Turkish lira drops 10% after Erdogan defends interest rate cut

Turkish lira drops 10% after Erdogan defends interest rate cut

Ankara The Turkish currency weakened about 10% against the US dollar on Tuesday, a day after President Recep Tayyip Erdogan insisted there would be no rollback from his unconventional policy of cutting interest rates despite high inflation.

The lira fell to a record low of 12.51 against the dollar – 9.9% down from Monday’s close. The currency was trading at 14.08 against the euro. The lira has lost about 40% of its value since the beginning of the year.

Erdogan, a self-declared “enemy” of rising borrowing costs, portrayed his economic policies as an “economic war of independence” during a late-night televised address to the nation. He made it clear that his government would not back down from its policy of reducing borrowing rates to boost growth.

Contrary to traditional economic theory, Erdogan argues that high interest rates cause inflation. Typically, central banks raise these rates to tame rising consumer prices.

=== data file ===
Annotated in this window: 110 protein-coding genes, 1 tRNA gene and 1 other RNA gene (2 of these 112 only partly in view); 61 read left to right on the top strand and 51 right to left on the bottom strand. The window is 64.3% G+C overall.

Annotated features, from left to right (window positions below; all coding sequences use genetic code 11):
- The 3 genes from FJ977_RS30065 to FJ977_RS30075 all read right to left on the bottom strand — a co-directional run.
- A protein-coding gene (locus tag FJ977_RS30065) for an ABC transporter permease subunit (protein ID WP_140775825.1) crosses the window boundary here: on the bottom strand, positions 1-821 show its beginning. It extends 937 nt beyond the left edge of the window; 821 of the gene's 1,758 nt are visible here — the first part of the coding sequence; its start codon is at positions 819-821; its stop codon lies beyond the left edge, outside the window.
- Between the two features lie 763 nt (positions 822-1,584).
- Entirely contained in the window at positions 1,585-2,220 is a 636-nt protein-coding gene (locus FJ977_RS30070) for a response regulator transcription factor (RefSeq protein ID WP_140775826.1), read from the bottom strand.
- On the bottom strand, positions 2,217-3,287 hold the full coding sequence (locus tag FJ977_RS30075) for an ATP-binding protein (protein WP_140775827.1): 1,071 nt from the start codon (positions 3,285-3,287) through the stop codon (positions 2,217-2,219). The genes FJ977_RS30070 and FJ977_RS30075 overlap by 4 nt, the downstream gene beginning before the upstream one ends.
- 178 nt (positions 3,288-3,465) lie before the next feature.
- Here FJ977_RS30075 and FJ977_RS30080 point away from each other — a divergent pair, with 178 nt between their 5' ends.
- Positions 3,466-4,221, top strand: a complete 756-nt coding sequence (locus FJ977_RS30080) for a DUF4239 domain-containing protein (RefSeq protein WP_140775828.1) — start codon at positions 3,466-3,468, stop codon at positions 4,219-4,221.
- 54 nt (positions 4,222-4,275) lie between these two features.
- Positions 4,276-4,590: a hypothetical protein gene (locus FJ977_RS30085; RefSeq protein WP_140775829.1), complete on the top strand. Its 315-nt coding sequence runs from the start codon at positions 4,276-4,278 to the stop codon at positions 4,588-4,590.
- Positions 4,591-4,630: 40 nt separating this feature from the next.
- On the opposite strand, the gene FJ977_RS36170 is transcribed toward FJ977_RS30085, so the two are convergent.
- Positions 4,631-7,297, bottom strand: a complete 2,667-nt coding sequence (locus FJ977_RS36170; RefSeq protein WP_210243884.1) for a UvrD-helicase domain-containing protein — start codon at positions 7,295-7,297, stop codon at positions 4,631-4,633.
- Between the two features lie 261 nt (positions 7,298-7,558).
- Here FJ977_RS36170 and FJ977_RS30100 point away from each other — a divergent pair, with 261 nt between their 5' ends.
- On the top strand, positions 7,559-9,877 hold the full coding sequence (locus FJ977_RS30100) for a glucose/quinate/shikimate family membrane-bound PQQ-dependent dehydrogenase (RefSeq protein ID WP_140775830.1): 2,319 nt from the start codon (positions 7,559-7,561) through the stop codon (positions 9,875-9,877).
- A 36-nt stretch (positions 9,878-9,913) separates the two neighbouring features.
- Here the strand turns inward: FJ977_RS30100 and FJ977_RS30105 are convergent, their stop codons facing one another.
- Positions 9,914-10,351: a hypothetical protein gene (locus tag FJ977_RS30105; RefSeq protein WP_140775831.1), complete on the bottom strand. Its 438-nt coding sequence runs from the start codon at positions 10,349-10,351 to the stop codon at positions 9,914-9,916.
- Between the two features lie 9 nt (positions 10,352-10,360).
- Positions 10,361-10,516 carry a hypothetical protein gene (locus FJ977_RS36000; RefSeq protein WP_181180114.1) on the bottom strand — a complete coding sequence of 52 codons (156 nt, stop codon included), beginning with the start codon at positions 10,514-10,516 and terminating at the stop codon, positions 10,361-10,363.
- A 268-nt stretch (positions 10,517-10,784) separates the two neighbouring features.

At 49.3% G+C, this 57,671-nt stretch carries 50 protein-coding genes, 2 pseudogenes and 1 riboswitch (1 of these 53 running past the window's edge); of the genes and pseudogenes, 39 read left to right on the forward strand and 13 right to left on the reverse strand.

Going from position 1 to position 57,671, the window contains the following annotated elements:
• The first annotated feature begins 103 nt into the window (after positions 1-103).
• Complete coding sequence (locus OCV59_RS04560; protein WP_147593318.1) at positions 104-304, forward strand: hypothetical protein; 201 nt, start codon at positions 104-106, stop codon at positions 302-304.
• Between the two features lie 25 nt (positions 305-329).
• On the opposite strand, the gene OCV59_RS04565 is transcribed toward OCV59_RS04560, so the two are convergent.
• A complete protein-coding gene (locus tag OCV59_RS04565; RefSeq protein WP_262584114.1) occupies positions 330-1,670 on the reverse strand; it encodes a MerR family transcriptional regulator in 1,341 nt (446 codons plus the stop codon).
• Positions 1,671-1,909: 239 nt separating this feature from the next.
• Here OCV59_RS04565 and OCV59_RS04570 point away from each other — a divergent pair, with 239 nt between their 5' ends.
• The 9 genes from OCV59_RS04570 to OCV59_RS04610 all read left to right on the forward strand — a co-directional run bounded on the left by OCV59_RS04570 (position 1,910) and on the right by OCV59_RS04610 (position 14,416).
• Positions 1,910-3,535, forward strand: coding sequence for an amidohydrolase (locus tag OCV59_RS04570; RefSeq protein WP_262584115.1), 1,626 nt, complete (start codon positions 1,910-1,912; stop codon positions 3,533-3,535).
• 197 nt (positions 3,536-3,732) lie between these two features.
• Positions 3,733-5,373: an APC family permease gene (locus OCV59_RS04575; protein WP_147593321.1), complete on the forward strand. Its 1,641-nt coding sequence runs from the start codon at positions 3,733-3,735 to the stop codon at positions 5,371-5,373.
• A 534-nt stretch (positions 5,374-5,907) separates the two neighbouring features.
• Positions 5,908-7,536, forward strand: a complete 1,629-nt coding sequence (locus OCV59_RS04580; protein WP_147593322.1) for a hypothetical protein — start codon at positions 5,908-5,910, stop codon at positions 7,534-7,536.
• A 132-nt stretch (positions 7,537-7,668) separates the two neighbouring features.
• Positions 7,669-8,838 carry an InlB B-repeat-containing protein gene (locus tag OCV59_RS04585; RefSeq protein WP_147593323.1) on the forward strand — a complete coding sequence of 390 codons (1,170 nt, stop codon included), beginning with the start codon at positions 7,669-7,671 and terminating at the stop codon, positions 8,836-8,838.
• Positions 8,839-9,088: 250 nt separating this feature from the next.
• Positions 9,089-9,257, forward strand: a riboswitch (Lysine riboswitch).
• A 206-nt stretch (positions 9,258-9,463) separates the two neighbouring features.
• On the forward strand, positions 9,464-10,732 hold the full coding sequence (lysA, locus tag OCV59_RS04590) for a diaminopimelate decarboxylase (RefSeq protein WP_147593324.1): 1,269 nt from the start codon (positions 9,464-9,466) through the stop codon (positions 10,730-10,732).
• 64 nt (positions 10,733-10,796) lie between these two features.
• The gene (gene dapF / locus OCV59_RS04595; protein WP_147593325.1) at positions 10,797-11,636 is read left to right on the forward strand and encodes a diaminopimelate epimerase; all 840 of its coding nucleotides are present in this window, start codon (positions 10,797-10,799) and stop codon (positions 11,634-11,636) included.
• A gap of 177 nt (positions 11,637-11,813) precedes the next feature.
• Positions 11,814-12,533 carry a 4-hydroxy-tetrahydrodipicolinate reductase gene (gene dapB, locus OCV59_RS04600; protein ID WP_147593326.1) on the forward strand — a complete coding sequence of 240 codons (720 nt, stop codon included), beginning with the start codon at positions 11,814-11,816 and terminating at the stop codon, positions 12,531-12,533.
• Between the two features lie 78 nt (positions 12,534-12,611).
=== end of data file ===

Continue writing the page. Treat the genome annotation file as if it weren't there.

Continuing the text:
“Either we were going to abandon investments, production, growth and employment by adhering to the understanding prevailing in our country for years, or we would engage in a historical struggle in line with our priorities,” Erdogan said. “As usual, we preferred to struggle.”

“We are determined to do the right thing for our nation,” he added. We encourage investment, production and exports. … We protect employment. …we care about growth.”

Turkey’s central bank has cut interest rates by four percentage points since September, raising concerns about its independence from Erdogan’s government. The president has fired three bank governors since 2019.

Inflation is around 20%, eroding the purchasing power of the public.

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